When one has a job like the Weekly Ketchup, a certain amount of “spoilers” are to be expected. What’s super rare is a situation where this writer just goes “la la la la la,” all-fingers-in-ears, and closes the page before I see more about a given film than I want to know. Exactly that happened this week with Guardians of the Galaxy, which is only two weeks from opening. To keep the secret from being revealed or ruined for them, I’m not even telling the Rotten Tomatoes staff what this particular story is about. If you’re ready to be spoiled, here you go, but we would just ask to avoid getting into details in the comments. Having said that, let’s just say, “wow,” as this particular character comes as quite a surprise, and it opens up new possibilities for future Marvel films that we didn’t even know the studio was considering. The character in question seemed as likely to be in a movie as, say, Stan Lee doing a cameo appearance in Batman v Superman: Dawn of Justice. Not that it will ever, ever happen either, but Stan Lee is still joking about it. Finally, this was also the week in which Marvel Comics announced the female Thor, and Falcon taking over as Captain America, but both are probably non-starters for the Marvel movies, as those stories will probably be finished just in time for next year’s Avengers: Age of Ultron. (Speaking of which, this also happened this week). We can probably file these changes next to such past phenomenons as “Lady Loki,” and the deaths of Superman, Supergirl, the Flash, Green Lantern, Jimmy Olsen, Jean Grey, the Human Torch, Captain America, Thor, Vision, Wasp, Nightcrawler, Colossus, and… the list is too long. This is why the Internet invented hyperlinks. Anyway, yeah, be wary of taking too seriously “big changes” in comic book characters.


Jason Sudeikis and Jeremy Irons have joined the cast of Focus Features’ Race, the quickly developing biopic about Olympic athlete Jesse Owens, who will be played by relative newcomer Stephen James. This is also the fist we’ve heard about Race being the title of this particular film, which is one of those why-didn’t-I-think-of-that examples of surprisingly sublime obviousness. Of course, a movie about the African-American runner who embarrassed Adolf Hitler is going to be called… Race. Clever. Race will be directed by Stephen Hopkins, whose almost entirely “Rotten” RT Tomatometer is the reason this story was almost a Rotten Idea (barely saved by his one “Fresh” film being another biopic, The Life and Death of Peter Sellers).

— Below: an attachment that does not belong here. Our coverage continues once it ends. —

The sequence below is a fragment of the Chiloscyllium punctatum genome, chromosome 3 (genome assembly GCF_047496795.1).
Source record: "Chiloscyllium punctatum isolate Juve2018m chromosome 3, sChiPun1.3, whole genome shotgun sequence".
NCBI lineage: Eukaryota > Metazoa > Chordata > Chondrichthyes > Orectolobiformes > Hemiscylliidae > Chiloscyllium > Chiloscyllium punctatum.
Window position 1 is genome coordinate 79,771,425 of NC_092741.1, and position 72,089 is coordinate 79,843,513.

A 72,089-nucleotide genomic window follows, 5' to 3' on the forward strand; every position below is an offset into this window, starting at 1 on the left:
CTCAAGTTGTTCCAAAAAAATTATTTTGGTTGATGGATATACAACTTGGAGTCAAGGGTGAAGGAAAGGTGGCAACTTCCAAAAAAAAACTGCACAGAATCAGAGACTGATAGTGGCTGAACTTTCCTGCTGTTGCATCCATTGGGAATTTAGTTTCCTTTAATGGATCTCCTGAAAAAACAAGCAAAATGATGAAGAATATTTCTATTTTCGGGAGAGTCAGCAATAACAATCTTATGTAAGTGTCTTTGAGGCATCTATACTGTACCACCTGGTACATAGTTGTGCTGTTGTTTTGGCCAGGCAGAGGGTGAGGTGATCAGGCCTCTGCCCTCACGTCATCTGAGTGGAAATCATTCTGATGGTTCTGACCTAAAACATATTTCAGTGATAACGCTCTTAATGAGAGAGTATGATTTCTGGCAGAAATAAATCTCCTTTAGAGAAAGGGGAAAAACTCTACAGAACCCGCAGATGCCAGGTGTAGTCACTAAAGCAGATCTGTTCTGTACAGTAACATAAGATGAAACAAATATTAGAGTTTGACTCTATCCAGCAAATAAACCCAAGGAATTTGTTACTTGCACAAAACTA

Rotten Ideas of the Week


Just like how slow this column was to adjust to the idea of a “reboot” of [MIGHTY MORPHIN] POWER RANGERS, we’re going to slot this story as one of the week’s Rotten Ideas, regardless of how much people like one of the associated Marvel Mutant Power Wranglers movies. So, yes, Lionsgate has recruited X-Men: First Class writers Ashley Miller and Zack Steintz to start work on adapting their new Power Rangers movie, just as the new Teenage Mutant Ninja Turtles movie is just a few weeks away from release (and that one also formerly tried to just have two words in the title instead of four). This story also brought with it the news that Power Rangers is now being executive produced by Roberto Orci.


Trying to explain the release history of the horror franchise built around The Ring would be a lot easier if you could just refer someone to the tape. Anyway, so, first there was a Japanese film called Ringu, and then that got an English language remake as The Ring, which was followed by its own sequel, while the there were three more Japanese movies as well. So, this week’s news that Paramount Pictures is developing a prequel film about Samara, the dead girl in the tape, means that it will either be the third movie, or the seventh, depending upon how you count. The director hired to tackle the prequel is Brazil’s F. Javier Gutierrez, who still hasn’t had his English language debut, mostly because the efforts to reboot The Crow have not yet been realized. The prequel is currently being called The Ring 3D. Many of the teenagers who first made The Ring a box office sensation in 2002 are now almost 30, and quickly aging out of being interested in prequels to The Ring.

For more Weekly Ketchup columns by Greg Dean Schmitz, check out the WK archive, and you can contact GDS via Facebook.